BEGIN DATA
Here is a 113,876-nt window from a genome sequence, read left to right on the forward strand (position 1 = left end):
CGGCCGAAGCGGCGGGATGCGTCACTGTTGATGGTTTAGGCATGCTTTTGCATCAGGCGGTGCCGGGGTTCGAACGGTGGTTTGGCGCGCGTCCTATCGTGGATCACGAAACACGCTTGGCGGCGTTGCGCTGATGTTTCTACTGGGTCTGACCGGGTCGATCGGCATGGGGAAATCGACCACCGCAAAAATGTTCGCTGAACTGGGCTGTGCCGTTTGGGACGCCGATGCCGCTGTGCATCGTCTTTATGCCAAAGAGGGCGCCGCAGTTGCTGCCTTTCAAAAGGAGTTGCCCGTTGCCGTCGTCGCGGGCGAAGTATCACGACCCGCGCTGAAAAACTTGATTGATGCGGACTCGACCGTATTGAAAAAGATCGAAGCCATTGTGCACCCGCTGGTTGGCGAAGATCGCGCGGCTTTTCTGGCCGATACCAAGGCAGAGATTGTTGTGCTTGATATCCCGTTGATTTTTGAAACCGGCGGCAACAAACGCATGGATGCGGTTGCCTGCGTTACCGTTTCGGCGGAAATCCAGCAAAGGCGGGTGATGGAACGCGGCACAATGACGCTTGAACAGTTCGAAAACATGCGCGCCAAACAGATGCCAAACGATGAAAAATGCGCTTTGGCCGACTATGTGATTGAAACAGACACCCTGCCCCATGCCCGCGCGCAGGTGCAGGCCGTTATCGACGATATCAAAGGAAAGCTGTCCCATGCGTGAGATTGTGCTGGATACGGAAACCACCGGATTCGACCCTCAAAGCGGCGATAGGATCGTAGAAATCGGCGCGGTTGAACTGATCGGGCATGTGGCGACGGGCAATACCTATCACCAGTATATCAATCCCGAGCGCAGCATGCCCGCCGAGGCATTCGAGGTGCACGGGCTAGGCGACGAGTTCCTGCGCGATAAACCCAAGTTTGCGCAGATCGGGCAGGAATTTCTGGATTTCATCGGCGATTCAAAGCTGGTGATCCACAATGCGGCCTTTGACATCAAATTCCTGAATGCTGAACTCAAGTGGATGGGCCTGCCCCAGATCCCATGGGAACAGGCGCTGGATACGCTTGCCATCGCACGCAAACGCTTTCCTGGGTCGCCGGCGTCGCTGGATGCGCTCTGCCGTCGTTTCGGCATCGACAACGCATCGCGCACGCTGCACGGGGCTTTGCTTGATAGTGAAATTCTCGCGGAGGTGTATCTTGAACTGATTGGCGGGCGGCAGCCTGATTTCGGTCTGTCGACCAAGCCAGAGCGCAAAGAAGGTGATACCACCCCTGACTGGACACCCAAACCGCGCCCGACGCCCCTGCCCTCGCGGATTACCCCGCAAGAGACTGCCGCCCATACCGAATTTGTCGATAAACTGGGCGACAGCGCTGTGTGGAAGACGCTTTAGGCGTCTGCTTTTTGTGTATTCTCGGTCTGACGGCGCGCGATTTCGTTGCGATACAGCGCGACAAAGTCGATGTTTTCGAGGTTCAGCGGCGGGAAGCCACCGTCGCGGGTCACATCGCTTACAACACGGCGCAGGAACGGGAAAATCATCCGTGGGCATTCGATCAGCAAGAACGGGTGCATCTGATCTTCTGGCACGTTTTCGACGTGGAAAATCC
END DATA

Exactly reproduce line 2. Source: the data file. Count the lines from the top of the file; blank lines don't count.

CGGCCGAAGCGGCGGGATGCGTCACTGTTGATGGTTTAGGCATGCTTTTGCATCAGGCGGTGCCGGGGTTCGAACGGTGGTTTGGCGCGCGTCCTATCGTGGATCACGAAACACGCTTGGCGGCGTTGCGCTGATGTTTCTACTGGGTCTGACCGGGTCGATCGGCATGGGGAAATCGACCACCGCAAAAATGTTCGCTGAACTGGGCTGTGCCGTTTGGGACGCCGATGCCGCTGTGCATCGTCTTTATGCCAAAGAGGGCGCCGCAGTTGCTGCCTTTCAAAAGGAGTTGCCCGTTGCCGTCGTCGCGGGCGAAGTATCACGACCCGCGCTGAAAAACTTGATTGATGCGGACTCGACCGTATTGAAAAAGATCGAAGCCATTGTGCACCCGCTGGTTGGCGAAGATCGCGCGGCTTTTCTGGCCGATACCAAGGCAGAGATTGTTGTGCTTGATATCCCGTTGATTTTTGAAACCGGCGGCAACAAACGCATGGATGCGGTTGCCTGCGTTACCGTTTCGGCGGAAATCCAGCAAAGGCGGGTGATGGAACGCGGCACAATGACGCTTGAACAGTTCGAAAACATGCGCGCCAAACAGATGCCAAACGATGAAAAATGCGCTTTGGCCGACTATGTGATTGAAACAGACACCCTGCCCCATGCCCGCGCGCAGGTGCAGGCCGTTATCGACGATATCAAAGGAAAGCTGTCCCATGCGTGAGATTGTGCTGGATACGGAAACCACCGGATTCGACCCTCAAAGCGGCGATAGGATCGTAGAAATCGGCGCGGTTGAACTGATCGGGCATGTGGCGACGGGCAATACCTATCACCAGTATATCAATCCCGAGCGCAGCATGCCCGCCGAGGCATTCGAGGTGCACGGGCTAGGCGACGAGTTCCTGCGCGATAAACCCAAGTTTGCGCAGATCGGGCAGGAATTTCTGGATTTCATCGGCGATTCAAAGCTGGTGATCCACAATGCGGCCTTTGACATCAAATTCCTGAATGCTGAACTCAAGTGGATGGGCCTGCCCCAGATCCCATGGGAACAGGCGCTGGATACGCTTGCCATCGCACGCAAACGCTTTCCTGGGTCGCCGGCGTCGCTGGATGCGCTCTGCCGTCGTTTCGGCATCGACAACGCATCGCGCACGCTGCACGGGGCTTTGCTTGATAGTGAAATTCTCGCGGAGGTGTATCTTGAACTGATTGGCGGGCGGCAGCCTGATTTCGGTCTGTCGACCAAGCCAGAGCGCAAAGAAGGTGATACCACCCCTGACTGGACACCCAAACCGCGCCCGACGCCCCTGCCCTCGCGGATTACCCCGCAAGAGACTGCCGCCCATACCGAATTTGTCGATAAACTGGGCGACAGCGCTGTGTGGAAGACGCTTTAGGCGTCTGCTTTTTGTGTATTCTCGGTCTGACGGCGCGCGATTTCGTTGCGATACAGCGCGACAAAGTCGATGTTTTCGAGGTTCAGCGGCGGGAAGCCACCGTCGCGGGTCACATCGCTTACAACACGGCGCAGGAACGGGAAAATCATCCGTGGGCATTCGATCAGCAAGAACGGGTGCATCTGATCTTCTGGCACGTTTTCGACGTGGAAAATCC